Christian Leuprecht compares becoming a terrorist to alcoholism. “They always say 'it doesn't take much to be an alcoholic—the right friends, right drink, right bar.' In that sense, it doesn't take that much to become a violent radical; the right ideas, the right group of people, right network—and off you go.”
Those essential ideas, groups of people and networks could exist in Canada. However, there is very little evidence and very few convictions of activities such as fundraising and recruiting. Christian says “these groups do things that aren't explicitly illegal, which makes them difficult to convict.”
Since terrorists aren't going to rent out a storefront in a trendy neighborhood and open up shop, they have to get creative. Take for example the Liberation Tigers of Tamil Eelam, which Canada has listed as a terrorist organization. This group was known for fundraising in Toronto by siphoning off profits from those sketchy calling cards you see posters for in convenience stores. This is technically legal, even if CSIS and the RCMP know exactly where that money is going.
Recruiting works the same technically-legal way. They communicate on message boards in the hardest to reach corners of the internet. Even if CSIS and the RCMP can find and track these sites, unless someone specifically says they are going to leave Canada to participate in a terrorist group, they have not done anything illegal.
All of this makes fighting a terrorist groups in Canada seem futile. There isn't a Canadian Osama Bin Laden we can put in jail to prevent Canadians from joining al-Qaeda. Canadians, and westerners in general, seek out terrorism themselves.
However, all hope is not lost. Far from it, in fact. While the problem is complex, Canada actually does fairly well at preventing international terror groups infiltrating. The incidences are far and few between. Part of this is because we're in Canada, a relatively small, inconsequential player. But Lorne points to Denmark, “they have only four million people, are not involved in the wars in Iraq or Afghanistan, yet they've had a higher instance of terrorist plots and radicalization.”
Lorne believes that Canada's official policy of multiculturalism makes a big difference. Social scientists can actually statistically measure inclusivity. According to Lorne, Canadian immigrants have a higher rate of inclusivity than immigrants in countries like Germany, France and Britain. They feel welcomed; they feel that they belong; they feel that they have a role to play in Canadian society. They are more likely to feel important and needed without joining terrorist groups.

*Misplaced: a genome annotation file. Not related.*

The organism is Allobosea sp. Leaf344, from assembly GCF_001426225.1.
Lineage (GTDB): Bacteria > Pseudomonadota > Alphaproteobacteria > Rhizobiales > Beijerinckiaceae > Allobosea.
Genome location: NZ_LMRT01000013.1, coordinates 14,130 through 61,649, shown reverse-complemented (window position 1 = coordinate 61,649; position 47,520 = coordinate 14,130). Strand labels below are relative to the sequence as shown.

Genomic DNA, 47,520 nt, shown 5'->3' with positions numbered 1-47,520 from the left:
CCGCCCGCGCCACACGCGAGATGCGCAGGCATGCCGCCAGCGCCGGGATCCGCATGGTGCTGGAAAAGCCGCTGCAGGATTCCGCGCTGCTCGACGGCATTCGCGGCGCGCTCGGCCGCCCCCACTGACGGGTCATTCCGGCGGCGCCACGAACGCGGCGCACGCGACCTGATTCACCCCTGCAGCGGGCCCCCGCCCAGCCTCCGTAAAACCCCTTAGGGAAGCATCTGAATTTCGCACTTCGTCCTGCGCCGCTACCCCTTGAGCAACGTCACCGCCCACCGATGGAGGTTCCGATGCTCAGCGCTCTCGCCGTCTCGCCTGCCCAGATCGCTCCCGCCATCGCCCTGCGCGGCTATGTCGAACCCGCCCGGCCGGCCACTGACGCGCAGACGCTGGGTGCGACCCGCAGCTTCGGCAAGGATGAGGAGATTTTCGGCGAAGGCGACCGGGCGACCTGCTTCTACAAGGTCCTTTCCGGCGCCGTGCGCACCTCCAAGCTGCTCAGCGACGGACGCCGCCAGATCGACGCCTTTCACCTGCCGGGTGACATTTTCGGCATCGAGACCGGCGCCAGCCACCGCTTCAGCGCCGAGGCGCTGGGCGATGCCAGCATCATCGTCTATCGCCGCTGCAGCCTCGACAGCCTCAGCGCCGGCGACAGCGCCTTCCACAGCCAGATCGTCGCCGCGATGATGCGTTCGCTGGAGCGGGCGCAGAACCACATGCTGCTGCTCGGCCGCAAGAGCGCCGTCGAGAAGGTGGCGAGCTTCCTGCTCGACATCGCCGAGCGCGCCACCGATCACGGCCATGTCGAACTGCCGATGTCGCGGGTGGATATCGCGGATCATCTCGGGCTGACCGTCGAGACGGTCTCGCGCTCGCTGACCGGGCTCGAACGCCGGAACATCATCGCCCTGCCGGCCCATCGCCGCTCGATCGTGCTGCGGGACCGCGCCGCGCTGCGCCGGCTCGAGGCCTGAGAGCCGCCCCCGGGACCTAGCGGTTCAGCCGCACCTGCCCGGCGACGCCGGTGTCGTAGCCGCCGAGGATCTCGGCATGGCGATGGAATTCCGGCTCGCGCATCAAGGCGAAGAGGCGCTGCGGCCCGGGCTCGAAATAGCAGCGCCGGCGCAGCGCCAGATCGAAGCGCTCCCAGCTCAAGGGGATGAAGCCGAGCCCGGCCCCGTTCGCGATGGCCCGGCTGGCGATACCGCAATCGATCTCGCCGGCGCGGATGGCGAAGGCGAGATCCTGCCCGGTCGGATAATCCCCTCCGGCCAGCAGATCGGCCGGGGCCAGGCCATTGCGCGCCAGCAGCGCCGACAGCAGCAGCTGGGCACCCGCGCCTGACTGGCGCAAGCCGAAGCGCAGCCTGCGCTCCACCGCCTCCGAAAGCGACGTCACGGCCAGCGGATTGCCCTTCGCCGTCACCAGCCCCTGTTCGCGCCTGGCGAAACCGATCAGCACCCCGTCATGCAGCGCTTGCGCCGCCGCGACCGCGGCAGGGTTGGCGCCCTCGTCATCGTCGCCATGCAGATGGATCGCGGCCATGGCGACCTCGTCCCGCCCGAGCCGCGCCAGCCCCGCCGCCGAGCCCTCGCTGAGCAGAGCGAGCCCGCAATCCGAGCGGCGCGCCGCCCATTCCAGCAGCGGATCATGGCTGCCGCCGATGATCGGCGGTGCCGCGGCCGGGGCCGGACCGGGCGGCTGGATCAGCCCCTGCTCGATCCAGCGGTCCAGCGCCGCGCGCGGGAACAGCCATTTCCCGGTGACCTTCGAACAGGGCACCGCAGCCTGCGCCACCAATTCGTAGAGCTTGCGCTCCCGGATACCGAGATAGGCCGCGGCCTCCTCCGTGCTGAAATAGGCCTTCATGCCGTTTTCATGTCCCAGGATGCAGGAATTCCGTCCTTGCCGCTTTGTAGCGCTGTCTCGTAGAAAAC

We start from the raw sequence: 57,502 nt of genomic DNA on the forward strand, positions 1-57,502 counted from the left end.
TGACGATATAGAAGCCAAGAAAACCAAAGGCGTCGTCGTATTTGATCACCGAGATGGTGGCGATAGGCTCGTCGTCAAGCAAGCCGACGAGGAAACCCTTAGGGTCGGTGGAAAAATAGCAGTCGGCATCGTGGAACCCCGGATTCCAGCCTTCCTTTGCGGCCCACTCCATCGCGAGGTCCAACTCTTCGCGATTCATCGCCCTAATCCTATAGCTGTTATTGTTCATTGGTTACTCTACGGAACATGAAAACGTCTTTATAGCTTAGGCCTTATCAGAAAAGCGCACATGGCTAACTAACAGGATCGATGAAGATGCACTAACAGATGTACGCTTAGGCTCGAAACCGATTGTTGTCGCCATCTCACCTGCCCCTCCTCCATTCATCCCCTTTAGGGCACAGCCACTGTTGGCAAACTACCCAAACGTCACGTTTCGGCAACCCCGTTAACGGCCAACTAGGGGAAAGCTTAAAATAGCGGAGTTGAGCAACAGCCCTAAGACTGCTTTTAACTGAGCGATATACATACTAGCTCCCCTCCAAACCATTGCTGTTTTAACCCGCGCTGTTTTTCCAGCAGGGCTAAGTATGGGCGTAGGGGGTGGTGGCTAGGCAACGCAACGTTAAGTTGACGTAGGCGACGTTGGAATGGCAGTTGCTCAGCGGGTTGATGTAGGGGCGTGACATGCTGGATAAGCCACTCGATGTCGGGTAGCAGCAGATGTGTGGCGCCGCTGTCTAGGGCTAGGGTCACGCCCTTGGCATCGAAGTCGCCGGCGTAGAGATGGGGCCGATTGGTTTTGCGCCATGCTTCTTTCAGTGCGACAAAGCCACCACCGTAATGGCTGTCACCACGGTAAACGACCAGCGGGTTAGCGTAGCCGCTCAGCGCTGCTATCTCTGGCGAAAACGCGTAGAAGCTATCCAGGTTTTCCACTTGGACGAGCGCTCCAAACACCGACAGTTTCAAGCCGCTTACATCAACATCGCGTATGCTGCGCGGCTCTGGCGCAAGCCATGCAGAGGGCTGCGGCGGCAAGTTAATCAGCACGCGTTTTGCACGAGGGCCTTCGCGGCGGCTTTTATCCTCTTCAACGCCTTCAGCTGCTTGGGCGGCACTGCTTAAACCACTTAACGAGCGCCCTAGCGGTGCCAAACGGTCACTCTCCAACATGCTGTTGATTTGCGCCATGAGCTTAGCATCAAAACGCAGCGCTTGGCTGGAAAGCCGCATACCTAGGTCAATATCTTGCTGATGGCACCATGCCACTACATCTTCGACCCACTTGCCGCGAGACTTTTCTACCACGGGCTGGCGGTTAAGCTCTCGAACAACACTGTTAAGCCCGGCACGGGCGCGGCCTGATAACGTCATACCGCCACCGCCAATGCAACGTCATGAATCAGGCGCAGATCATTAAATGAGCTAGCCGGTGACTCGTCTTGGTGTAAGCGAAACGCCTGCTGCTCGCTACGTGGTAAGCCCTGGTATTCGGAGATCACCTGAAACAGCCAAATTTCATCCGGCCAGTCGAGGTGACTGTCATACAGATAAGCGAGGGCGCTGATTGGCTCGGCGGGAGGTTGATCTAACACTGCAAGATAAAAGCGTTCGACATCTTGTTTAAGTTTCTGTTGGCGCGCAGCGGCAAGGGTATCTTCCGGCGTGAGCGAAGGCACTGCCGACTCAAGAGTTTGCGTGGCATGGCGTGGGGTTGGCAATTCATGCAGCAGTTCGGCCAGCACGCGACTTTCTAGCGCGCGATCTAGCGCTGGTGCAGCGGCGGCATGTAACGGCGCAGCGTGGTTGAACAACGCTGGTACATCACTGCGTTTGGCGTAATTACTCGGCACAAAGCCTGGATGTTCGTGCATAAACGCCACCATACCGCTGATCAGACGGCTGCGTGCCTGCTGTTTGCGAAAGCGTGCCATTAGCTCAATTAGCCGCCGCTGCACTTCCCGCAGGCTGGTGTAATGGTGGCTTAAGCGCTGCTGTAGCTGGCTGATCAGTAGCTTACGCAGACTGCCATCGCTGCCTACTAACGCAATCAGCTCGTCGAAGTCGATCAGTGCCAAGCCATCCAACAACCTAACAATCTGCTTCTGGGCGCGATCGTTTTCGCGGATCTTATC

Before we give ourselves too many pats on our backs, let's not forget that Canada probably should change something, since we're still producing terrorists here and there. Of course, everyone has their own opinion on what needs to change. All you have to do is pop into the comment sections for one of these homegrown radical stories, on any major Canadian media outlet, to figure that out.
Christian says the most important change Canadians can make is to have conversations about national security in the same way that we have conversations about education and health care. He also says we need to be having a similar national conversation about whether the legal limits on CSIS's operational boundaries “impose undo constraints on an organization that has been giving a counter-terrorist mandate.”
Lorne, on the other hand, believes that we need to continue promoting multiculturalism, inclusion and research. “These things are going to happen no matter what. You can't cut off the internet. You can't solve the identity issues. And you can't enforce a police state. It's detection, awareness and attitude. That's all you have to go on.”
Canada's methods can and should be improved. Preventing certain diasporas from immigrating here will not help, because the terrorists we’ve observed so far are Canadian citizens. Spying on mosques will not help either. The only step Canada can take with certainty in these uncertain times is continue having a dialogue, being a nice and welcoming people, and continuing to support research into these matters.